In my last post, I went over briefly what the atomic number for an element represents. I redefined what an element is based on our updated knowledge of atomic structure and the atomic number. Now, I will go over what the mass number is.
It was mentioned in a previous post what the neutron was. The neutron, too, was discovered during alpha particle-scattering experiments. Though it’s not entirely essential to commit to memory, the neutron was in part discovered by British physicist James Chadwick, who in 1932 performed an experiment wherein beryllium metal was irradiated with alpha rays, a strongly penetrating radiation that is garnered from the metal. Chadwick’s experimental results showed that the penetrating radiation obtained from the beryllium metal consisted of neutrons, or neutral particles. Thus, it was found that a neutron is a nuclear particle with a mass that is almost the exact same as the proton, but with no electric charge whatsoever. In this same experiment, it was found that neutrons are knocked out when alpha particles strike beryllium nuclei (Ebbing and Gammon 2009).
If you've ever looked at a periodic table of elements, you will see that sodium, abbreviated Na, has an atomic number of 11. Given what you’ve just learned, you should be able to define explicitly what this means. Because the atomic number provides the number of protons in the nucleus in an atom, the number 11 for sodium means that 11 protons exist in the nucleus of any and all sodium atoms individually. Because protons have a positive charge, the charge on a sodium atom’s nucleus is +11e, where e is the electron charge. This is usually just written as +11, which makes things a lot easier (Ebbing and Gammon 2009). Look at the periodic table of elements and do this with any element; you do not have to memorize the atomic numbers of the elements. Just remember what the atomic number is and stands for.
Now that we’ve briefly gone over the atomic number, let’s move on to the mass number, and at the end of it all, we will have a short review of everything that we’ve learned so far about protons, electronics, neutrons, and more.
What is the mass number? The mass number is another characteristic of an element’s nucleus, just as the atomic number is. The mass number, however, is somewhat of an extension of the atomic number, and it actually describes the sum total of individual protons and neutrons in a nucleus. Let’s go back to the sodium atom. We already established the fact that an atom of naturally-occurring sodium contains 11 protons within its nucleus. What is its mass number? The mass number of a sodium atom, per any periodic table of elements in any textbook and internet sources, is 23. This means that there are a total of 23 protons and neutrons in the nucleus of a sodium atom. And because we already know ho many protons exist in the nucleus of a sodium atom, we can determine using the mass number how many neutrons exist in the nucleus of a sodium atom. This is actually given by 23 minus 11, which equals 12. 12 neutrons are in the nucleus of a naturally-occurring sodium atom (Ebbing and Gammon 2009).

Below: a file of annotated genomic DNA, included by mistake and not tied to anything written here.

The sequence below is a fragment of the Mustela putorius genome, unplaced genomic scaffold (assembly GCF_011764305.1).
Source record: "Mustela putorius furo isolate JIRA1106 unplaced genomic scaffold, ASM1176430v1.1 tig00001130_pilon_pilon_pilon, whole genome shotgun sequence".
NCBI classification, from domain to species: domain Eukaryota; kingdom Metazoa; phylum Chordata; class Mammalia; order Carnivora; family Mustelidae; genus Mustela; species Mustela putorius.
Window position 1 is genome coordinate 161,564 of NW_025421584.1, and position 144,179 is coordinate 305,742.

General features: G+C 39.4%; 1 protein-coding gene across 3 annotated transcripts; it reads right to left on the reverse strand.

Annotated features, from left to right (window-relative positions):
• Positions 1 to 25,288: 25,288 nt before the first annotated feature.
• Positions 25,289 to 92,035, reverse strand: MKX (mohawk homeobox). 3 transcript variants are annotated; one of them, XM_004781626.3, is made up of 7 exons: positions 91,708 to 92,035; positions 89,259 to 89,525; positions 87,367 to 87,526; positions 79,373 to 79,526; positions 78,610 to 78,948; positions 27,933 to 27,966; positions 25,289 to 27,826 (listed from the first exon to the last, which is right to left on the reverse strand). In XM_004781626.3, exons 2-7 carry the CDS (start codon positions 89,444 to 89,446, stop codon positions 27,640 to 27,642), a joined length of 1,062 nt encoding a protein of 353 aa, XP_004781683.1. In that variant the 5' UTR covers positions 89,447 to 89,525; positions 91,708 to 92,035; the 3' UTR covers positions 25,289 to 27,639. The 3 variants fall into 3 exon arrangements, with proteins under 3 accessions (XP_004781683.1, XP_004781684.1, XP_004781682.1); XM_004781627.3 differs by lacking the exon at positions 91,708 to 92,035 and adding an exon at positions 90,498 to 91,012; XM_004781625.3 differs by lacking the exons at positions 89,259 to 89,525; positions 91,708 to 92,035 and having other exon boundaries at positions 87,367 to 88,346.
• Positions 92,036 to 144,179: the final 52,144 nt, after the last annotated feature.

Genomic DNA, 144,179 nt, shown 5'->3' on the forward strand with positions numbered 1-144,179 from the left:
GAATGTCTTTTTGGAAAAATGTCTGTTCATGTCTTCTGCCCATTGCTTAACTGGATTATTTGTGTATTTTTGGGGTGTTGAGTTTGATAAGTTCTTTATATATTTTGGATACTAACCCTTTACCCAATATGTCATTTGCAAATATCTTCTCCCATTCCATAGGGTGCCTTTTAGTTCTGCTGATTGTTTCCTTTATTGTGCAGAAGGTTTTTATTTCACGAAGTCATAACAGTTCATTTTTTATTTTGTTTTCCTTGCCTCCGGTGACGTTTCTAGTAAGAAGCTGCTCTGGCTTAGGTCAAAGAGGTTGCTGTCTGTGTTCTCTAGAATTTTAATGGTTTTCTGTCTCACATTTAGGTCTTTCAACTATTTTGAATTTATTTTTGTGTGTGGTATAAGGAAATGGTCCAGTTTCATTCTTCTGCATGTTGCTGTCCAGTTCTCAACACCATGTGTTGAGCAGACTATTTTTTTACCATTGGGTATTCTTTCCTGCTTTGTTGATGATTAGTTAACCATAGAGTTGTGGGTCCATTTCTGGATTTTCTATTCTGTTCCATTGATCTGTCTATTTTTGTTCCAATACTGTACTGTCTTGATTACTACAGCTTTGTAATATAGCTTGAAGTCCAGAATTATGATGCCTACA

Thus, a nuclide is defined as an atom that is characterized by a distinct and certain atomic number as well as mass number. Shorthand notation for a nuclide symbol includes the mass number as a superscript and the atomic number as a subscript, both simultaneously directly preceding the abbreviation for the element in question (Ebbing and Gammon 2009).
As we went over before, atoms are normally electrically neutral, meaning that the number of protons in its nucleus is equal to the number of electrons that surround the nucleus of the atom. So, although the atomic number describes the number of protons in the nucleus of an atom, the number of electrons is typically the same, at least for any electrically neutral atom (Ebbing and Gammon 2009).
So, while the nuclei of all atoms of a given element all have the same atomic number, the mass number may differ for different nuclei. This occurrence can be described by defining the term isotope. An isotope of an atom has a nucleus with the same atomic number of the atom, but the mass numbers differ. In other words, both atoms may have the same number of protons in their nuclei, but the number of neutrons differs between isotopes. While sodium only has one isotope that occurs naturally, which was already described (sodium-23), other elements, such as oxygen, have a mixture of different isotopes, including oxygen-16, oxygen-17, and oxygen-18 (Ebbing and Gammon 2009).
Now that we have gone over protons, electrons, neutrons, the atomic number, the mass number, isotopes, and more, let’s do a short review of a few important concepts. Below is a table, inspired by Ebbing and Gammon, which contains some information that is common knowledge about some of the particles we’ve learned about. And also included is a diagram that you can use to help you understand isotopes a little better. Featured are a few different, relatively stable isotopes of the hydrogen atom. The nuclide symbol for each different isotope is included. Use the information in this post and the previous post on chemistry to help you understand the diagram. If you can understand it fully, then you've studied well!
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